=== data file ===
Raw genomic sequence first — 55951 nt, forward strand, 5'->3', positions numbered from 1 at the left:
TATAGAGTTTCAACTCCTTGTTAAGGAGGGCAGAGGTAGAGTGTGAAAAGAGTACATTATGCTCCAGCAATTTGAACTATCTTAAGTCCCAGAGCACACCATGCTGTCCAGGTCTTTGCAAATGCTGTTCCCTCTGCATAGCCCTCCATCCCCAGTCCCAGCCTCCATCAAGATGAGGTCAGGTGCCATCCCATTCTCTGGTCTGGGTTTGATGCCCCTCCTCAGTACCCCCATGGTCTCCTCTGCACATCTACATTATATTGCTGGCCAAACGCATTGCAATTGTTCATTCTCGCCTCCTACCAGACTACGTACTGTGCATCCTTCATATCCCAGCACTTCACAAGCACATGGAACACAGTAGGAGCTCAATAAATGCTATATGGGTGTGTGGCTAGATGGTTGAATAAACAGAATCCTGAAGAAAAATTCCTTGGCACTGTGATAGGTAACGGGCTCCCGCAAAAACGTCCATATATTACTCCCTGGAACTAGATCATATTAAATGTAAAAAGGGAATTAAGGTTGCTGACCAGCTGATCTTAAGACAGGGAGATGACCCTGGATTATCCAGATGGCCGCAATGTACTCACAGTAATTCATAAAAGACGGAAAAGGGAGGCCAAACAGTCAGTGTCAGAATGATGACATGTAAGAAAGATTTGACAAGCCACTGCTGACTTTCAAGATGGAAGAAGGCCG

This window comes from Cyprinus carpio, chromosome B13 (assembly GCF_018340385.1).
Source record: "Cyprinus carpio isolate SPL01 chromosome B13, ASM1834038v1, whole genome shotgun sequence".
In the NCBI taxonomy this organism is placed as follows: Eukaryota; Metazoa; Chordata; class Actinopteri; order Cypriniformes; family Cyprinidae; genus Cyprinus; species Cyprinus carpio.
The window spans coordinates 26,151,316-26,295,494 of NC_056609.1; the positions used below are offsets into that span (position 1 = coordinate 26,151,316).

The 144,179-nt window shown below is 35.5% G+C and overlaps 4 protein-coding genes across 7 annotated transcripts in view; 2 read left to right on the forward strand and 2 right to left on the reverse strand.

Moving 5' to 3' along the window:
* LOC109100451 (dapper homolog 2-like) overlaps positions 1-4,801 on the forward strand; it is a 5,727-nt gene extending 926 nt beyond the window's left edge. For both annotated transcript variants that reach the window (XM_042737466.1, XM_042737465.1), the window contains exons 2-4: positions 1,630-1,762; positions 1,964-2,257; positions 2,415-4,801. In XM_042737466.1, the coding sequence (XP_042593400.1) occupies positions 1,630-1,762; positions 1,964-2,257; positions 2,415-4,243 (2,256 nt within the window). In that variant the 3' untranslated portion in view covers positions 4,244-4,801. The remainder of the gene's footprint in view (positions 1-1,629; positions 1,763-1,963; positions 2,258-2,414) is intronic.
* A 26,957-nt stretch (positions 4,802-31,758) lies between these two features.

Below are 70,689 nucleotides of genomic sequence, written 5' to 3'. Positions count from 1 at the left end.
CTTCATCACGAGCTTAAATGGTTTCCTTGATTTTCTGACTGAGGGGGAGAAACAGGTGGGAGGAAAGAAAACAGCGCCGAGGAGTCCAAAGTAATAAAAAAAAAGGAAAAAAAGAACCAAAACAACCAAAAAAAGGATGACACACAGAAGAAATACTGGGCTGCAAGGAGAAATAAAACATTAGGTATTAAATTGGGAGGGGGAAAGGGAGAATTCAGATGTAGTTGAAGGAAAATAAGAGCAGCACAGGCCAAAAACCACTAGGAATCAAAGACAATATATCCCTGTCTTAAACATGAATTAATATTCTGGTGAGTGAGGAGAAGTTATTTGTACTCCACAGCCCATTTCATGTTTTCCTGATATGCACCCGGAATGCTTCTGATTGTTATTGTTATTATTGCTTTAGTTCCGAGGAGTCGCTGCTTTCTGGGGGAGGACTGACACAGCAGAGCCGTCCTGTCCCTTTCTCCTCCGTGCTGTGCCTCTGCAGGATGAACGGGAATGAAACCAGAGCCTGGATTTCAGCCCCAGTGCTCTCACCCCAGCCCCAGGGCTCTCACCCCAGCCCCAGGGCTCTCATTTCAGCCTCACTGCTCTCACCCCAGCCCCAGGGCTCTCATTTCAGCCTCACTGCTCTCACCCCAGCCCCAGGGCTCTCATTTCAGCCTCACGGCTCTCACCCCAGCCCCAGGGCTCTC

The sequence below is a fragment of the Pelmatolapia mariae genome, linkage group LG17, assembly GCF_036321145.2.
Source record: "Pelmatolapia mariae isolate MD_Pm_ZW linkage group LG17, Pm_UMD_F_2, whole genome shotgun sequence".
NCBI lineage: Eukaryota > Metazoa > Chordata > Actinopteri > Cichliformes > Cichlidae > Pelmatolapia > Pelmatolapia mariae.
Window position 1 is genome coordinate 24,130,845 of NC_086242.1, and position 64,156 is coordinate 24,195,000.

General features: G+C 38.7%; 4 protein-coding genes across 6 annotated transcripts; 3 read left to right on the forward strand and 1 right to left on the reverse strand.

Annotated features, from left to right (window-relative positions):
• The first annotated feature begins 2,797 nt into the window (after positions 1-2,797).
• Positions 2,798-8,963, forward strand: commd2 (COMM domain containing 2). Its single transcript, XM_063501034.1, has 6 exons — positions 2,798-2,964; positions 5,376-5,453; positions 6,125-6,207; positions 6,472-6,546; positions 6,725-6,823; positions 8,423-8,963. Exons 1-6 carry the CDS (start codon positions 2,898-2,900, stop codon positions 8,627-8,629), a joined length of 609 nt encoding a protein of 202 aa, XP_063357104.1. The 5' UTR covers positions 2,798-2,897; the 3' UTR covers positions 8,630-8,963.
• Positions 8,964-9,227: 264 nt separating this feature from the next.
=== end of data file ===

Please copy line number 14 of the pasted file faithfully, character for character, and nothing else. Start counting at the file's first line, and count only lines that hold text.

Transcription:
Source record: "Pelmatolapia mariae isolate MD_Pm_ZW linkage group LG17, Pm_UMD_F_2, whole genome shotgun sequence".